Los Angeles Lawyer October 2011 23 CALIFORNIA’S BUDGET CRISIS poses severe challenges to trial courts. One response may be the appropriate use of discovery references in highly complex cases, which can help relieve trial courts of growing burdens and provide litigants with a timely and effective alternative. In 2009 and 2010, the Judicial Council, with great reluctance, was forced to close courts one day a month. Strong judicial branch lead- ership has preserved court funding for 2011, but the prospects for main- taining current judicial services to the public in 2012 are grim. Compounding the impact of budget cuts is the shortage of judi- cial officers in California. According to the Administrative Office of the Courts, California needs 2,352 judicial officers to manage the case- load demands of our growing population, yet currently only 2,022 judges have been authorized and funded by the legislature. The Los Angeles Superior Court anticipates sharply reducing civil courtrooms if it must shift limited resources to criminal cases to meet constitutional obligations. Fewer civil judges will be assigned to civil cases and will encounter much higher caseloads. As a conse- quence, civil practitioners likely will face delays in trials and hearings. Of great concern will be the inevitable impact on the resolution of discovery disputes, particularly in complex cases involving intel- lectual property issues or high-level ?nancial disputes. One recourse available to overburdened courts and to parties who wish to avoid delays in the resolution of discovery disputes is the authority of a trial judge to appoint a discovery referee. 1 References may be general or special. In a general reference, the ref- eree may hear and make binding determinations on any or all issues in an action. 2 The court may make a general reference only with the explicit consent of the parties by stipulation in court or based on spe- ci?c authorization in a written contract. 3 Absent consent, a general ref- erence would be an “unconstitutional abdication of judicial authority .” 4 More common is a special reference, which allows the referee to make only nonbinding recommendations to the court. 5 In contrast to a gen- eral reference, a special reference does not require the consent of the parties. Instead, either party may make a written motion for a special reference, or the court may do so sua sponte. 6 Among the circumstances in which a court may make a special reference is “when it is necessary for the information of the court in a special proceeding.” 7 Nevertheless, even this basis for a special reference without the parties’ express con- sent is impermissible when a referee who does not have the consent of the parties conclusively decides all or part of a matter. 8 In Aetna Life Insurance Company v. Superior Court, the trial court assigned all law and motion summary judgment proceedings to a ref- eree and deemed the referee’s ?ndings and conclusions of law to be binding and determinative. Indeed, the court denied a party’s request to treat the ?ndings as advisory. 9 However, Code of Civil Procedure Section 644 expressly authorizes the trial court to make a noncon- sensual reference of law and motion issues only if the special refer- ee’s ?ndings are submitted to the court as advisory recommendations. Moreover , according to Code of Civil Procedure Section 639(a)(5), the court’s express authority to appoint a discovery referee is avail- able only when the court determines that the appointment is “nec- essary.” Further, the appointment is limited to the “exceptional cir- cumstances” of the particular case. 10 Courts are discouraged from making “blanket orders directing all discovery motions to a discov- ery referee” except in the unusual case in which a majority of spec- i?ed factors exist, including: 1) The necessity of resolving multiple issues. 2) The need to hear multiple motions simultaneously. 3) The current motion will be followed by a series of many motions. 4) The quantity of documents that must be reviewed make the inquiry “inordinately time-consuming.” 11 Other factors “always militate against reference,” including when the legal issues underlying the discovery requests are complex, unset- tled, or of ?rst impression. The same is true when other parties to the litigation who are not involved in the discovery proceedings never- theless would be affected by the rulings. 12 A party who objects to a reference must make a written objection to the court with reasonable diligence. 13 If the court overrules or denies the objection, the party may petition for writ of mandate to chal- lenge a nonconsensual special reference. For example, in Taggares v. Superior Court, the trial court, without consulting the parties, referred an initial discovery motion and all future discovery disputes in an uncomplicated breach of contract and fraud case to a referee. One party ?led a writ of mandate challenging the trial court’s authority to make the referral. 14 The court of appeal issued a writ directing the trial court to vacate its reference order and comply with Code of Civil Procedure Section 639, which prohibits nonconsensual references absent a ?nd- ing that certain enumerated exceptional circumstances exist. 15 Procedures and Grounds for Objections The delegation of judicial decision-making to a referee is tempered by various limitations and protections for the parties. Among these are the court’s inability to select the referee without the parties’ par- ticipation. The parties may agree to the referee, 16 but if they do not, each party must submit up to three nominees to the court. The court must appoint the referee from among the nominees so long as no party makes an objection pursuant to Code of Civil Procedure Sections 641 or 641.2. 17 Those sections list each of the various grounds on which a party may object to a proposed referee, including whether the referee: • Lacks the quali?cations to be competent as a juror in the case other than residence in the county. • Has an affinity within the third degree to a party (for example, the relationship of an uncle or an aunt with a niece or a nephew, or closer), an officer of a corporate party, or any judge of the court in which the appointment is to be made. • Stands in a legal relationship, such as conservator and conserva- practice tips BY JUDGE TERRY FRIEDMAN (RET.) The Appointment of Discovery Referees in Complex Litigation Terry Friedman, a retired Los Angeles Superior Court judge, is a mediator, arbi- trator, and referee with JAMS, based in Santa Monica. He currently serves on the California Judicial Council.tee or principal and agent; is a member of any party’s family; is a business partner with any party; or has posted security on a bond for any party. • Served as a juror or witness in any trial between the parties. • Has an interest in the action. • Has formed an unquali?ed opinion on the merits of the action. • Has a state of mind evincing bias toward or against any party. Generally, a party raises these grounds after the court makes the reference, because parties typically lack the capacity to investi- gate the grounds at the time the reference is made. 18 Nevertheless, if any party either expressly consents to a reference or afterward appears before the referee without raising any objection to his or her appointment, author- ity , or jurisdiction, the party’s objections to the reference or any irregularities involving the appointment will be deemed waived. 19 Thus, a party who wishes to object to a proposed ref- eree on the grounds enumerated in the Code of Civil Procedure must ?le a written objec- tion to the court with reasonable diligence. 20 If no party submits a nominee, the court may then select the referee, again so long as no party raises an appropriate legal objection. 21 Referees also must disclose matters that may be grounds for disquali?cation, including facts that may constitute any of the grounds for objection to appointment of a referee and any ground for disquali?cation of a judge. 22 A referee must disclose “information that is rea- sonably relevant to the question of disquali?- cation” even if the referee believes there is no basis for disquali?cation. 23 Speci?cally, the referee must disclose “any signi?cant personal or professional relationship…with a party, attorney or law ?rm in the current case, includ- ing the number and nature of any other pro- ceedings in the past 24 months in which the ref- eree has been privately compensated by a party , attorney , law ?rm, or insurance company in the current case for any services.” 24 Explicit in a special referee’s authority only to make a report or recommendation to the court is the right of the parties to ?le an objection to the report or recommendation. There is no express limitation on the grounds for objection, which presumably include errors of law, ?awed factual ?ndings, and abuse of authority or acting beyond the scope of reference. Such objections must be made within 10 days after the referee serves and ?les the report, unless the court directs another period of time. Other parties may file a response to the objection. After independently considering the ref- eree’s ?ndings and reviewing the objections and responses, the court enters its orders, as appropriate. 25 The referee’s recommenda- tions are entitled to great weight. 26 Once entered, the court orders are subject to the same appellate review as any court order. While the referring trial court may order the parties to pay the referee’s fees, it must do so in a fair and reasonable manner . 27 A party who objects to paying the referee fees or to the amount ordered may seek relief by peti- tioning for a writ of mandate. 28 For example, in Solorzano v. Superior Court, indigent plain- tiffs proceeding in forma pauperis objected to the trial court splitting the discovery referee’s $300 hourly fee. The court of appeal found that the trial court had failed to consider the impact on the indigent plaintiffs of its order that the parties equally share the fees. 29 Moreover, courts have found that a party need not be declared indigent before the trial court is obligated to consider whether its order for all parties to equally share the costs of a referee is reasonable. 30 Trial courts must bear in mind, however, that it may not be fair and reasonable to order one party to ?nance the entire refer- ence. 31 Whatever remedies a trial court may fashion, such as imposing discovery sanc- tions or permitting the referee to assert an equitable lien on a plaintiff’s recovery, are dependent on the particular circumstances of a case. Also, they are subject to appellate review, most likely by writ. 32 More Time and Less Formal As discovery references are likely to become more common in our budget-strapped courts, litigators should understand the differences between the discovery referee process and court proceedings. For one, while the impact of discovery decisions on the trial may be a factor, even subconsciously, in the judge’s mind, it is less of a consideration, if it is one at all, for the referee. For example, argu- ments based on whether the discovery at issue may cause a trial continuance or could lead to an expansion of issues to be tried will be less cogent because the referee is likely unfamiliar with these matters. An important distinction is the amount of time the referee will devote to the issues and the hearing in particular. Trial judges’ daunt- ing calendars are often ?lled with multiple motions that must be heard before the day’s trial can begin. By contrast, discovery referees generally do not face strict time constraints. However, counsel should still be aware that succinct arguments tend to be more successful. Similarly, in large cases, such as intellec- tual property disputes involving hundreds of thousands or even millions of pages of elec- tronic documents, the parties may ?le dozens of discovery motions. Scheduling many motions for timely hearings may not be pos- sible in a busy trial court. The discovery ref- eree may have more ?exibility to meet the scheduling needs of the parties. Referee hearings also are less formal than hearings conducted in court. Hearings before a discovery referee are held in private offices or even telephonically. More often than not, counsel and the referee engage in casual con- versation off the record before and after the hearing. These discussions give counsel an opportunity to get to know the referee. However , attorneys should be cautious not to misread this informality as an invitation to engage in improper ex parte communications. Sometimes the discovery referee conducts hearings that resemble supervised meet-and- confer sessions. Guided by the referee’s thor- ough tentative ruling distributed to counsel days before, counsel may approach the hear- ing with creative ideas for resolving the dis- covery dispute entirely or discrete issues within it. For example, counsel for the party facing an adverse tentative ruling may suggest a middle ground between the tentative ruling and the party’s position that takes into account the other party’s needs. This type of mediated hearing takes the kind of time that may not be available in a formal and busy courtroom—and indeed a trial judge may decline to assume such a role. n 1 CODE CIV. PROC. §§638 et seq. 2 CODE CIV. PROC. §§644(a), 638. 3 CODE CIV. PROC. §638. 4 Aetna Life Ins. Co. v. Superior Court, 182 Cal. App. 3d 431, 435 (1986); CAL. CONST. art. VI, §22. 5 CODE CIV. PROC. §§638, 644(b). 6 CODE CIV. PROC. §639(a). 7 CODE CIV. PROC. §639(a)(4). 8 Aetna, 182 Cal. App. 3d at 435. 9 Id. at 434-36. 10 CODE CIV. PROC. §639(d)(2). 11 Taggares v. Superior Court, 62 Cal. App. 4th 94, 105 (1998). 12 Id. at 106. 13 CODE CIV. PROC. §642; CAL. R. CT. 3.905. 14 Taggares, 62 Cal. App. 4th at 100. 15 Id. at 107. 16 CODE CIV. PROC. §640(a). 17 CODE CIV. PROC. §640(b). 18 See J. G. Boswell Co. v. Industrial Accident Comm’n, 67 Cal. App. 2d 347 (1944). 19 Shain v. Petersen, 99 Cal. 486 (1893). 20 CODE CIV. PROC. §642; CAL. R. CT. 3.905. 21 CODE CIV. PROC. §640(b). 22 CODE CIV. PROC. §§641, 170.1. 23 CAL. R. CT. 3.904(b)(1); CAL. CODE OF JUDICIAL ETHICS Canon 6D(5)(a). 24 CAL. R. CT. 3.904(b)(2). 25 CODE CIV. PROC. §§643(c), 644. 26 In re Estate of Beard, 71 Cal. App. 4th 753, 777 (1999). 27 CODE CIV. PROC. §645.1. 28 Solorzano v. Superior Court, 18 Cal. App. 4th 603, 607 (1993). 29 Id. at 615. 30 McDonald v. Superior Court, 22 Cal. App. 4th 364, 370 (1994). 31 Taggares v. Superior Court, 62 Cal. App. 4th 94, 104 (1998). 32 Solorzano, 18 Cal. App. 4th at 616; see also McMillan v. Superior Court, 50 Cal. App. 4th 246 (1996) (depublished). 24 Los Angeles Lawyer October 2011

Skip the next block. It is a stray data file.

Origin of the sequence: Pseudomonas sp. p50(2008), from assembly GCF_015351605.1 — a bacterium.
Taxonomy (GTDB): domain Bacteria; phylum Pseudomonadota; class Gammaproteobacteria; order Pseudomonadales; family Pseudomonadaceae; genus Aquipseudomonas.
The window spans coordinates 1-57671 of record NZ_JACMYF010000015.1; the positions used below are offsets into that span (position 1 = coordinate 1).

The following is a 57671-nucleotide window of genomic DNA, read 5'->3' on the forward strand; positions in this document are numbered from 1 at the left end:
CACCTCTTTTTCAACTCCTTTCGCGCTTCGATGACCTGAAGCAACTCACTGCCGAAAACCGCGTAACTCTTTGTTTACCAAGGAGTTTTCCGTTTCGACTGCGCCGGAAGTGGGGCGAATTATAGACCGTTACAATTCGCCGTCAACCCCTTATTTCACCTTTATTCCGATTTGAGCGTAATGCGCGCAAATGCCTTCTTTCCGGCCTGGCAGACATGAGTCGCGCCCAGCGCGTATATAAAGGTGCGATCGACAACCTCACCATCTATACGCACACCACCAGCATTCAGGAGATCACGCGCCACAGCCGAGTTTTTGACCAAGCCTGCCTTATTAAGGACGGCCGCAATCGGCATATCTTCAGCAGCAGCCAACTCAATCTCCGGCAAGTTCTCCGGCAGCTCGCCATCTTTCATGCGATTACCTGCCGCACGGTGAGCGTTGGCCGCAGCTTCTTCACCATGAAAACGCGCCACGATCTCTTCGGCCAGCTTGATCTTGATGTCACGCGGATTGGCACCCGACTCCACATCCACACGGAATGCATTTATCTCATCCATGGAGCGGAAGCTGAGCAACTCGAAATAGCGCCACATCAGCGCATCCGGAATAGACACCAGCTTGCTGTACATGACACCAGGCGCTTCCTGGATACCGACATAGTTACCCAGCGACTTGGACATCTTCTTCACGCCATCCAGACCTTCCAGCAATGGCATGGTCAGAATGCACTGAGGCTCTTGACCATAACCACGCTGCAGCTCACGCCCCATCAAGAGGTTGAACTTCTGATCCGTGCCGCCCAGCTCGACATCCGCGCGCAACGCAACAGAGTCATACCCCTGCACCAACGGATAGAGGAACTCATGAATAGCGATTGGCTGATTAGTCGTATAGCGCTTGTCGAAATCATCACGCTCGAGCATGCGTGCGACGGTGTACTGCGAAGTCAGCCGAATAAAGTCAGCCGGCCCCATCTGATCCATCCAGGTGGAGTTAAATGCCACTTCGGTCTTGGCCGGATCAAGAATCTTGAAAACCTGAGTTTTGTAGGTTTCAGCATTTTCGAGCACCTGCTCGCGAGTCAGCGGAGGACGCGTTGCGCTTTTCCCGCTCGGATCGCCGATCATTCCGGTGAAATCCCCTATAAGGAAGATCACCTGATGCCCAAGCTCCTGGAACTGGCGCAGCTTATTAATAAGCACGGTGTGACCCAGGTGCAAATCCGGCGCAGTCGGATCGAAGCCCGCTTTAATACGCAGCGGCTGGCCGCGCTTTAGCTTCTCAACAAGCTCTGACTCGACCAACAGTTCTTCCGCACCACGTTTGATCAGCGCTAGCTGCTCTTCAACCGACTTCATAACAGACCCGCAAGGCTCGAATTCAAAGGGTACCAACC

The Appointment of Discovery Referees in Complex Litigation CALIFORNIA'S BUDGET CRISIS poses severe challenges to trial courts. One response may be the appropriate use of discovery references in highly complex cases, which can help relieve trial courts of growing burdens and provide litigants with a timely and effective alternative. In 2009 and 2010, the Judicial Council, with great reluctance, was forced to close courts one day a month. Strong judicial branch leadership has preserved court funding for 2011, but the prospects for maintaining current judicial services to the public in 2012 are grim.